If you're creating a long page, the table of contents macro makes it easy for readers to jump to each section. The macro automatically grabs all the headings in your page and creates a table of contents with links to each heading. (Talk about cool!)
The info macro gives you a visual information box where you can call out useful information. Put an info macro on the top of your page to reference other relevant pages or to give a brief summary.
The expand macro is great for providing extra detail in your page without the page becoming too lengthy or busy. The expand macro creates a collapsible/expandable section where additional content lives.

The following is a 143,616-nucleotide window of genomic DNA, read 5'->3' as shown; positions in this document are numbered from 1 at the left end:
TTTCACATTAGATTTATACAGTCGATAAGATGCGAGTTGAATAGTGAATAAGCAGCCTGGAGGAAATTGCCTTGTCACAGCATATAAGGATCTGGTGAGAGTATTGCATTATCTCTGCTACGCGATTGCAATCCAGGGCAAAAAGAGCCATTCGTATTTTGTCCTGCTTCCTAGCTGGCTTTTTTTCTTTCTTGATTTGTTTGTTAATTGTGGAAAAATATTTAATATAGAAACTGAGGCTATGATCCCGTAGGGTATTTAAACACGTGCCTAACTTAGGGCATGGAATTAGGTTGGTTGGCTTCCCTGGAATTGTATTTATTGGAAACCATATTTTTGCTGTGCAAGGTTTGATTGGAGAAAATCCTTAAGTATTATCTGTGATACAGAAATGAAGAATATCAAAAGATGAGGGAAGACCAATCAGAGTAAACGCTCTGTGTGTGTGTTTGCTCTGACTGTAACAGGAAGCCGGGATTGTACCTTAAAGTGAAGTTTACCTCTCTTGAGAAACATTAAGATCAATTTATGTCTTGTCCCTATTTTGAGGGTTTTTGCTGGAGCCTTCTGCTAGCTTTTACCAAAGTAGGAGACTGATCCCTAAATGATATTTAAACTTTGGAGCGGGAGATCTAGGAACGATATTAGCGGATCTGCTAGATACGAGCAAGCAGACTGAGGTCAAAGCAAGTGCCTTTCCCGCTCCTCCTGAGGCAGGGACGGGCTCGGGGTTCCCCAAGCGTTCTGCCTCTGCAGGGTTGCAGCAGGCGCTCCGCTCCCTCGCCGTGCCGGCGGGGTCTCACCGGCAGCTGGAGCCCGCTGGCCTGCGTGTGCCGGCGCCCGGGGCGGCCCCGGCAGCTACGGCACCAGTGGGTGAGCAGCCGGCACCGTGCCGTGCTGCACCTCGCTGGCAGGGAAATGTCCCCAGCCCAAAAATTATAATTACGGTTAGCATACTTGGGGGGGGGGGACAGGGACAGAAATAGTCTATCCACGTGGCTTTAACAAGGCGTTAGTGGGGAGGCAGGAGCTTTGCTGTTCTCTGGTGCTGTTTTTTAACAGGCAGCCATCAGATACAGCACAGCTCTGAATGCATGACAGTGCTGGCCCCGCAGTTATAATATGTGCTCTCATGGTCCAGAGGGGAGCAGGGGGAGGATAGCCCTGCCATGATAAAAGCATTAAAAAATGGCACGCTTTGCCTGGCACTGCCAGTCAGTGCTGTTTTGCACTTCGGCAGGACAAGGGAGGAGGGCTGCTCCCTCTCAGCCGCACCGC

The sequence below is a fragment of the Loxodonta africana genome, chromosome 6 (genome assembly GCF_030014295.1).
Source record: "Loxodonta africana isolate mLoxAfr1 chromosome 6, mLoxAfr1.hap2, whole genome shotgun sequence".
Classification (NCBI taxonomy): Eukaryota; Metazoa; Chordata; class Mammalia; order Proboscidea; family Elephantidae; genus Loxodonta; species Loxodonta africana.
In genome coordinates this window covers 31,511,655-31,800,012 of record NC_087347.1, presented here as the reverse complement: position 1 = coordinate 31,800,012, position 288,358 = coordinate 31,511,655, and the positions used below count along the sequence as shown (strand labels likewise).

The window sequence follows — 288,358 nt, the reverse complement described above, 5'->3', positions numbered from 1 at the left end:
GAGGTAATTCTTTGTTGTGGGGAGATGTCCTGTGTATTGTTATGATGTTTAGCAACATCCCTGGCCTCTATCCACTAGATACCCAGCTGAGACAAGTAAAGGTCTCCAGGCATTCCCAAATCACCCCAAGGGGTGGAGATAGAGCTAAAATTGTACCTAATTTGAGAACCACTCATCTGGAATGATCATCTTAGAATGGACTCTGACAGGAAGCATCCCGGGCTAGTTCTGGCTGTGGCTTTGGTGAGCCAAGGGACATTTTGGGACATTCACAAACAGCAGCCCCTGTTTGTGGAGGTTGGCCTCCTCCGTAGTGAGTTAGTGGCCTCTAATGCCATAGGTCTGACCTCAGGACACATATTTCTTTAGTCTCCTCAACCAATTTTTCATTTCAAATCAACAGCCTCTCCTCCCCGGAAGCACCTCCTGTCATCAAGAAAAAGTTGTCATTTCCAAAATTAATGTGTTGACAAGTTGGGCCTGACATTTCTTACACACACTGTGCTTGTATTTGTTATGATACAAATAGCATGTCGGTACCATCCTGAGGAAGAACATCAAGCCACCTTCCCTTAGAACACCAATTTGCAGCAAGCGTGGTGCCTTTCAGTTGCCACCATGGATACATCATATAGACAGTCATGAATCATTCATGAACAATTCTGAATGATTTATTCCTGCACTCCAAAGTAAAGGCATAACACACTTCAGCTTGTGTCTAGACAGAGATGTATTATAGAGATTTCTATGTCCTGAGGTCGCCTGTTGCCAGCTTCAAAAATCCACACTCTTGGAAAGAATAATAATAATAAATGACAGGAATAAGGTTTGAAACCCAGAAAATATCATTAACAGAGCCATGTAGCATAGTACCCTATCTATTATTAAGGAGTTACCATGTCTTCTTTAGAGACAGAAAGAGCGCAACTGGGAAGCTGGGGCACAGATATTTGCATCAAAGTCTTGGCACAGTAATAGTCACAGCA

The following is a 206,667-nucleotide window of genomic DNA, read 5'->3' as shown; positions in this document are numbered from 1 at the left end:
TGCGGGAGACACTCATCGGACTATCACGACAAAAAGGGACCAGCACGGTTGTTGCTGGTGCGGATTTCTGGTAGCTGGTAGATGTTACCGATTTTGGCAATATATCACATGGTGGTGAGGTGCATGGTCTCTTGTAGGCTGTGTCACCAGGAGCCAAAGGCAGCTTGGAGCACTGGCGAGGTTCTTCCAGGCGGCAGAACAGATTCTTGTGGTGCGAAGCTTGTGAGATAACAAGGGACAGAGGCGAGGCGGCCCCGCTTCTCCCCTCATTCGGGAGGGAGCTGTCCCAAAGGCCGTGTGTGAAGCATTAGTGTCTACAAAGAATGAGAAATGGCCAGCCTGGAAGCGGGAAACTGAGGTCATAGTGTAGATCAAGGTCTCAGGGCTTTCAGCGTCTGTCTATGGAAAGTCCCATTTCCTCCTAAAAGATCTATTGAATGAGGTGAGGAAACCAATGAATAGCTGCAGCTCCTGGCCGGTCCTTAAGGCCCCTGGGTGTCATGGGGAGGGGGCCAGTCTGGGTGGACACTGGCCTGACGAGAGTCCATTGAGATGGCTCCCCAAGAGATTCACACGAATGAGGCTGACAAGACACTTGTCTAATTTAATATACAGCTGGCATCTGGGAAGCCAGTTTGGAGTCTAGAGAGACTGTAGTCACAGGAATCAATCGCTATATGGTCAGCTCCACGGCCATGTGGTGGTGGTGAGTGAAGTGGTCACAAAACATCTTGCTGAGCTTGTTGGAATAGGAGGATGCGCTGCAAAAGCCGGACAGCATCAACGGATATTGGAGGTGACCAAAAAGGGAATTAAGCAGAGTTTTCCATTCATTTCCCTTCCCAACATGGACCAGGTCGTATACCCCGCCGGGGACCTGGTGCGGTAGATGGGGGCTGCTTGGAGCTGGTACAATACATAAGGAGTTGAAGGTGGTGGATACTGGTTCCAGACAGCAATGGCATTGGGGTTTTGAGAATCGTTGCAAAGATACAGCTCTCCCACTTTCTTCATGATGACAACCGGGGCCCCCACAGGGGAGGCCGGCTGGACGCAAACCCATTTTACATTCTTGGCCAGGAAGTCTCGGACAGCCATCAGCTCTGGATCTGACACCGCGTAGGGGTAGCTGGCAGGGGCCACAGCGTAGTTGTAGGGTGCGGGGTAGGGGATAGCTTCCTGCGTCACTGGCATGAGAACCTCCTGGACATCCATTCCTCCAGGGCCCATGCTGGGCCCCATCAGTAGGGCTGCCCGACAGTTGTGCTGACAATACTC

Bonus! Because everybody loves keyboard shortcuts
Here are a few valuable keyboard shortcuts you can use in Confluence to save yourself time and clicks.
|@||Mention someone by typing their name||@mention|
|/||Any macro. Start typing the macro name, then choose the one you want||macro|
|[||Link suggestions||Link to a page, or other web content|
|-|| ||Bulleted list |
If spaces in Confluence are the containers you use to organize your work, pages are the individual items you use to fill up those containers. Try out a template, drop in an image, and use a macro or two. Playing around in Confluence is the best way to test out what it can do.
And now that you understand how to organize your work, and can create pages, the next step is discussing all this work with your team...which we'll talk about in the next article!